That having been said, LINQ in general is highly appropriate to use directly in your business layer, because the LINQ provider (whether that is LINQ to SQL or something else) is your DAL. The benefit of LINQ is that it allows you to be much more flexible and expressive in your business layer than DAL.GetBusinessEntityById(id), but the close-to-the-metal code which makes both LINQ and the traditional DAL code work are encapsulated away from you, having the same positive effect.

  • Do you believe we can truly use POCO (plain old CLR objects) when using LINQ to SQL? Without more specific info on your POCO problems regarding LINQ to SQL, it's difficult to say.

  • would you drop the 'model' facet for larger projects The MVC pattern in general is far more broad than a superficial look at ASP.NET MVC might imply. By definition, whatever you choose to use to connect to your data backing in your application becomes your model. If that is utilizing WCF or MQ to connect to an enterprise data cloud, so be it.

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Thanks for your comments Rex. I probably can't answer the POCO question until I retry in my next project in the next couple of weeks. –  GONeale Apr 9 '09 at 4:12

When I looked at Rob Connery's Storefront, it looked like he is using POCOs and Linq to SQL; However, he is doing it by translating from the Linq to SQL created entities to POCO (and back), which seems a little silly to me - Essentially we have a DAL for a DAL.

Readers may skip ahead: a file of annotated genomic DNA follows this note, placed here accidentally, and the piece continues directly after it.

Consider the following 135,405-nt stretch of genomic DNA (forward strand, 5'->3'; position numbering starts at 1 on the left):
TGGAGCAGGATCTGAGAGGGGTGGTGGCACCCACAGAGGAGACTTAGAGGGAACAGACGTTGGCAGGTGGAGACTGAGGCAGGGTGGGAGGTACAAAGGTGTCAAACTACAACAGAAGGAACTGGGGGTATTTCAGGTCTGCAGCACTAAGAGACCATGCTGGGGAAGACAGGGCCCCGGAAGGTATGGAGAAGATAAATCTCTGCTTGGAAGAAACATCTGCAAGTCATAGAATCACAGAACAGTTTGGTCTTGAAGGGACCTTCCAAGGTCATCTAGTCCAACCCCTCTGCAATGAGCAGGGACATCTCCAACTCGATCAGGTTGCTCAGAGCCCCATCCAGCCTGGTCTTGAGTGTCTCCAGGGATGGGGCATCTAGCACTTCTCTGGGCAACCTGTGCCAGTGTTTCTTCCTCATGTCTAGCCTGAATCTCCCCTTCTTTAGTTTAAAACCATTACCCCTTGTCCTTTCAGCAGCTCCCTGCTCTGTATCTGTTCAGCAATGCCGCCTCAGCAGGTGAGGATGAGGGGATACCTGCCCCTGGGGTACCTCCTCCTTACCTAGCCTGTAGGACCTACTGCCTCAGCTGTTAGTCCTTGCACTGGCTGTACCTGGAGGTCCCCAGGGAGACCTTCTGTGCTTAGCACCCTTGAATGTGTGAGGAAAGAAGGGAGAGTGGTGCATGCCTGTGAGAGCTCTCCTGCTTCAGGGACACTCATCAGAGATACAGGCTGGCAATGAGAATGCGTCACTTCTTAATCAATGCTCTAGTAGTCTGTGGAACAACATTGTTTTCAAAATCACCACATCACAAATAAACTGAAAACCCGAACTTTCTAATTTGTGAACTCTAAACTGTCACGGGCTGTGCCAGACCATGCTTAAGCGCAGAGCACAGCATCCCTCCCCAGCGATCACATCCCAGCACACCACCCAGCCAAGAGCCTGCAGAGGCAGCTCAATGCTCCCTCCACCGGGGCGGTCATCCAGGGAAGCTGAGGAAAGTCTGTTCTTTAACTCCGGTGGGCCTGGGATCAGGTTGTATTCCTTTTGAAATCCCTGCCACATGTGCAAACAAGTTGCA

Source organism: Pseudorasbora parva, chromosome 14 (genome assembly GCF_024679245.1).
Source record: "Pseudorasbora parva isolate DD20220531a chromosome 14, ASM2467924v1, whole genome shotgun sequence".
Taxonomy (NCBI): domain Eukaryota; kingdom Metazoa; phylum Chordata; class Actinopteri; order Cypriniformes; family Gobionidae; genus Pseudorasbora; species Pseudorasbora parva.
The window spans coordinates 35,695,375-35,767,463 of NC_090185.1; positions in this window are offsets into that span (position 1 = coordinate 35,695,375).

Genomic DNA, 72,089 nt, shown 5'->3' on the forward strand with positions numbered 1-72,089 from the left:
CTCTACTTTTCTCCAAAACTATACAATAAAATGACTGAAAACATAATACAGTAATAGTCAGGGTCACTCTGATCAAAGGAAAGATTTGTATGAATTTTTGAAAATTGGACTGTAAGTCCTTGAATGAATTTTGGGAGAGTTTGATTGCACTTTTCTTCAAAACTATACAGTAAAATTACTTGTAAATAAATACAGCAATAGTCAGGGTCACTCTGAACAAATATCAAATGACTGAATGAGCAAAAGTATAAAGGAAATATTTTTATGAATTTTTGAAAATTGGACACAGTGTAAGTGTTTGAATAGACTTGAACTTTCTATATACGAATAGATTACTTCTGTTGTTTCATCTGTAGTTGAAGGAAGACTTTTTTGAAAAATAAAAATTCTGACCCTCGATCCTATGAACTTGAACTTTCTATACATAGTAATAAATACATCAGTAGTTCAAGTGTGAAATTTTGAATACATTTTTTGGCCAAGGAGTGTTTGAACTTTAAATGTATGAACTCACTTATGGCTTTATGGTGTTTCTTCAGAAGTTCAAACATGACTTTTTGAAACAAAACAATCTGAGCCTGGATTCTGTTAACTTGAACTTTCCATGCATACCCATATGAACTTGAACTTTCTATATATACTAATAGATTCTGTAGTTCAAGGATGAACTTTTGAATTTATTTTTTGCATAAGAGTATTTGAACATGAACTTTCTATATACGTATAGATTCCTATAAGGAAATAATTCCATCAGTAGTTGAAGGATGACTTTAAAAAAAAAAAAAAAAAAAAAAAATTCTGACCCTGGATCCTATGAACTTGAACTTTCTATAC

However, this appears to be the only way to use POCOs with Linq to SQL.

I would say you should use a Repository pattern, let it hide your Linq to SQL layer(or whatever you end up using for data access). That doesn't mean you can't use Linq in the other tiers, just make sure your repository returns IQueryable<T>.

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Thnx Chris. Yes I am returning an IQueryable<T> at the moment for maximum flexibility and the Repo did seem to hold my call to data neatly. –  GONeale Apr 9 '09 at 4:11
    
POCO's are good if you wish to pass around a lightweight model representation and allow you to decouple from your DAL/ORM in case you wish to swap it anytime in the future. Plus they can be sent over WCF. –  GONeale Apr 9 '09 at 4:12
    
I agree - I wouldn't tie the business logic directly to LINQ to SQL, and I'd advise the use of a Provider or some other abstraction in case you decide to switch later –  RobS Apr 9 '09 at 4:17
    
Actually, IMO exposing IQuerable<T> or Expression on the repository interface is a bad thing - it makes the repository completely untestable in isolation. –  Marc Gravell Apr 9 '09 at 4:27
    
Yes, the parallel model architecture in MVC Storefront is silly. I would go so far as to call it an anti-pattern. If you want pure PI then use NHibernate or EF v2 when it comes out. Otherwise, you can get close to POCO with L2S - EntityRef/Collection is the only thing you need to keep. –  Andrew Peters Apr 9 '09 at 5:04

Whether or not you use LINQ-to-SQL, it is often cmomon to use a separate DTO object for things like WCF. I have cited a few thoughts on this subject here: Pragmatic LINQ - but for me, the biggest is: don't expose IQueryable<T> / Expression<...> on the repository interface. If you do, your repository is no longer a black box, and cannot be tested in isolation, since it is at the whim of the caller. Likewise, you can't profile/optimise the DAL in isolation.

A bigger problem is the fact that IQueryable<T> leaks (LOLA). For example, Entity Framework doesn't like Single(), or Take() without an explicit OrderBy() - but L2S is fine with that. L2S should be an implementation detail of the DAL - it shouldn't define the repository.

For similar reasons, I mark the L2S association properties as internal - I can use them in the DAL to create interesting queries, but...